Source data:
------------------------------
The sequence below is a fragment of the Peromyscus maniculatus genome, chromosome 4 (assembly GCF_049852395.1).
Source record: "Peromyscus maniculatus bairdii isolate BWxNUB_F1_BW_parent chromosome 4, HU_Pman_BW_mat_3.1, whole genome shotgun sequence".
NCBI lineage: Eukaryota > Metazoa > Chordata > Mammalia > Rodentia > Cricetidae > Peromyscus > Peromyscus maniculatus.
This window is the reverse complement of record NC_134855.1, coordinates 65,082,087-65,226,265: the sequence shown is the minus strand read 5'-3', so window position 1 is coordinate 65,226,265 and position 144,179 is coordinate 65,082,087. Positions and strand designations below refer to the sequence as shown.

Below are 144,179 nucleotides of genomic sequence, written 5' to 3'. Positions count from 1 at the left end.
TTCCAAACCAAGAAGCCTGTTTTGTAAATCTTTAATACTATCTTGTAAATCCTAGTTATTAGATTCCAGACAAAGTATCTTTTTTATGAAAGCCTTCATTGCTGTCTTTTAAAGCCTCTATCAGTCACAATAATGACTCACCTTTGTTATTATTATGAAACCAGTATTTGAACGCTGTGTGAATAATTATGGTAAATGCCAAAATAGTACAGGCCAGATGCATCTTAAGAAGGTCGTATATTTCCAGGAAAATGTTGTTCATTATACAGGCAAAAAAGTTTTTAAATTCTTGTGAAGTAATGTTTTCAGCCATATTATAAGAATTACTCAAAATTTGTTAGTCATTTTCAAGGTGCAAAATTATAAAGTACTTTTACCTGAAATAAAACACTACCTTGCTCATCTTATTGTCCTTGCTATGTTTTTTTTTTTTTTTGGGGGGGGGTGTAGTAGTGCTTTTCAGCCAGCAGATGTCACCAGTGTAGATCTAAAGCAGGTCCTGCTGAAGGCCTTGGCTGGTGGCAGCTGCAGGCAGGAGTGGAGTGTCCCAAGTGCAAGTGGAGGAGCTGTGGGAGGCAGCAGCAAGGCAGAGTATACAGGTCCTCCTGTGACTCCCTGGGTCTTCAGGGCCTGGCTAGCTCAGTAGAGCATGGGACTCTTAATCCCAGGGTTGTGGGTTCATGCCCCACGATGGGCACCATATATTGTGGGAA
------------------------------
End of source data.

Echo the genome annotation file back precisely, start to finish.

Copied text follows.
The sequence below is a fragment of the Peromyscus maniculatus genome, chromosome 4 (assembly GCF_049852395.1).
Source record: "Peromyscus maniculatus bairdii isolate BWxNUB_F1_BW_parent chromosome 4, HU_Pman_BW_mat_3.1, whole genome shotgun sequence".
NCBI lineage: Eukaryota > Metazoa > Chordata > Mammalia > Rodentia > Cricetidae > Peromyscus > Peromyscus maniculatus.
This window is the reverse complement of record NC_134855.1, coordinates 65,082,087-65,226,265: the sequence shown is the minus strand read 5'-3', so window position 1 is coordinate 65,226,265 and position 144,179 is coordinate 65,082,087. Positions and strand designations below refer to the sequence as shown.

Below are 144,179 nucleotides of genomic sequence, written 5' to 3'. Positions count from 1 at the left end.
TTCCAAACCAAGAAGCCTGTTTTGTAAATCTTTAATACTATCTTGTAAATCCTAGTTATTAGATTCCAGACAAAGTATCTTTTTTATGAAAGCCTTCATTGCTGTCTTTTAAAGCCTCTATCAGTCACAATAATGACTCACCTTTGTTATTATTATGAAACCAGTATTTGAACGCTGTGTGAATAATTATGGTAAATGCCAAAATAGTACAGGCCAGATGCATCTTAAGAAGGTCGTATATTTCCAGGAAAATGTTGTTCATTATACAGGCAAAAAAGTTTTTAAATTCTTGTGAAGTAATGTTTTCAGCCATATTATAAGAATTACTCAAAATTTGTTAGTCATTTTCAAGGTGCAAAATTATAAAGTACTTTTACCTGAAATAAAACACTACCTTGCTCATCTTATTGTCCTTGCTATGTTTTTTTTTTTTTTTGGGGGGGGGTGTAGTAGTGCTTTTCAGCCAGCAGATGTCACCAGTGTAGATCTAAAGCAGGTCCTGCTGAAGGCCTTGGCTGGTGGCAGCTGCAGGCAGGAGTGGAGTGTCCCAAGTGCAAGTGGAGGAGCTGTGGGAGGCAGCAGCAAGGCAGAGTATACAGGTCCTCCTGTGACTCCCTGGGTCTTCAGGGCCTGGCTAGCTCAGTAGAGCATGGGACTCTTAATCCCAGGGTTGTGGGTTCATGCCCCACGATGGGCACCATATATTGTGGGAA